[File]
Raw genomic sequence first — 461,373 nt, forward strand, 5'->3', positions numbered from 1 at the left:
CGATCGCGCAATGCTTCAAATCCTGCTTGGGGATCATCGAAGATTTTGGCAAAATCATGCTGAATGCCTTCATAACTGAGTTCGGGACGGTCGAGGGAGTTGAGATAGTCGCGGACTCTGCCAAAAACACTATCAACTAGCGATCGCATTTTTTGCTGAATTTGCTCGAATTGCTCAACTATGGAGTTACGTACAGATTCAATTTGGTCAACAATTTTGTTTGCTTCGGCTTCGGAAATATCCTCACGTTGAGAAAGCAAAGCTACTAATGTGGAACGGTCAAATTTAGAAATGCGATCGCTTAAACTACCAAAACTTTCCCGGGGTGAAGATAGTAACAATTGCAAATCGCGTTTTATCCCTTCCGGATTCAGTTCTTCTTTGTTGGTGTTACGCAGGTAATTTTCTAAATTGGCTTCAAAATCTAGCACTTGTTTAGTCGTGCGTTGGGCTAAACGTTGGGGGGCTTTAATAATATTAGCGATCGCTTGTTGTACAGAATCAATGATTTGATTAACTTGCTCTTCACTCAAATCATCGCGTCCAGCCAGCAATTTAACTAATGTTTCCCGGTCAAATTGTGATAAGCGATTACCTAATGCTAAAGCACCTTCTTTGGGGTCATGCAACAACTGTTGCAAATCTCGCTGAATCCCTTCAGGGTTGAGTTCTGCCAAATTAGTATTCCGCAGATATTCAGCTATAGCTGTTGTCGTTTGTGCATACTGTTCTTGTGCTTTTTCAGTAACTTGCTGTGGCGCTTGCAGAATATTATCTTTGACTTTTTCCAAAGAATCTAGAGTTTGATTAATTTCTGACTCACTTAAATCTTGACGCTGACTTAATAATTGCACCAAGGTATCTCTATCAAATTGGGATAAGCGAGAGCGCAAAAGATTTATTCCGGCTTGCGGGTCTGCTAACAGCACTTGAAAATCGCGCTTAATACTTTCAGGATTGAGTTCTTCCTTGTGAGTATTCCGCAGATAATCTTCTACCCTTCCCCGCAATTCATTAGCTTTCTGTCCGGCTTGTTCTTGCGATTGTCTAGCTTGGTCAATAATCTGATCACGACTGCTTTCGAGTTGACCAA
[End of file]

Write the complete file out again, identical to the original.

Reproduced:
Raw genomic sequence first — 461,373 nt, forward strand, 5'->3', positions numbered from 1 at the left:
CGATCGCGCAATGCTTCAAATCCTGCTTGGGGATCATCGAAGATTTTGGCAAAATCATGCTGAATGCCTTCATAACTGAGTTCGGGACGGTCGAGGGAGTTGAGATAGTCGCGGACTCTGCCAAAAACACTATCAACTAGCGATCGCATTTTTTGCTGAATTTGCTCGAATTGCTCAACTATGGAGTTACGTACAGATTCAATTTGGTCAACAATTTTGTTTGCTTCGGCTTCGGAAATATCCTCACGTTGAGAAAGCAAAGCTACTAATGTGGAACGGTCAAATTTAGAAATGCGATCGCTTAAACTACCAAAACTTTCCCGGGGTGAAGATAGTAACAATTGCAAATCGCGTTTTATCCCTTCCGGATTCAGTTCTTCTTTGTTGGTGTTACGCAGGTAATTTTCTAAATTGGCTTCAAAATCTAGCACTTGTTTAGTCGTGCGTTGGGCTAAACGTTGGGGGGCTTTAATAATATTAGCGATCGCTTGTTGTACAGAATCAATGATTTGATTAACTTGCTCTTCACTCAAATCATCGCGTCCAGCCAGCAATTTAACTAATGTTTCCCGGTCAAATTGTGATAAGCGATTACCTAATGCTAAAGCACCTTCTTTGGGGTCATGCAACAACTGTTGCAAATCTCGCTGAATCCCTTCAGGGTTGAGTTCTGCCAAATTAGTATTCCGCAGATATTCAGCTATAGCTGTTGTCGTTTGTGCATACTGTTCTTGTGCTTTTTCAGTAACTTGCTGTGGCGCTTGCAGAATATTATCTTTGACTTTTTCCAAAGAATCTAGAGTTTGATTAATTTCTGACTCACTTAAATCTTGACGCTGACTTAATAATTGCACCAAGGTATCTCTATCAAATTGGGATAAGCGAGAGCGCAAAAGATTTATTCCGGCTTGCGGGTCTGCTAACAGCACTTGAAAATCGCGCTTAATACTTTCAGGATTGAGTTCTTCCTTGTGAGTATTCCGCAGATAATCTTCTACCCTTCCCCGCAATTCATTAGCTTTCTGTCCGGCTTGTTCTTGCGATTGTCTAGCTTGGTCAATAATCTGATCACGACTGCTTTCGAGTTGACCAA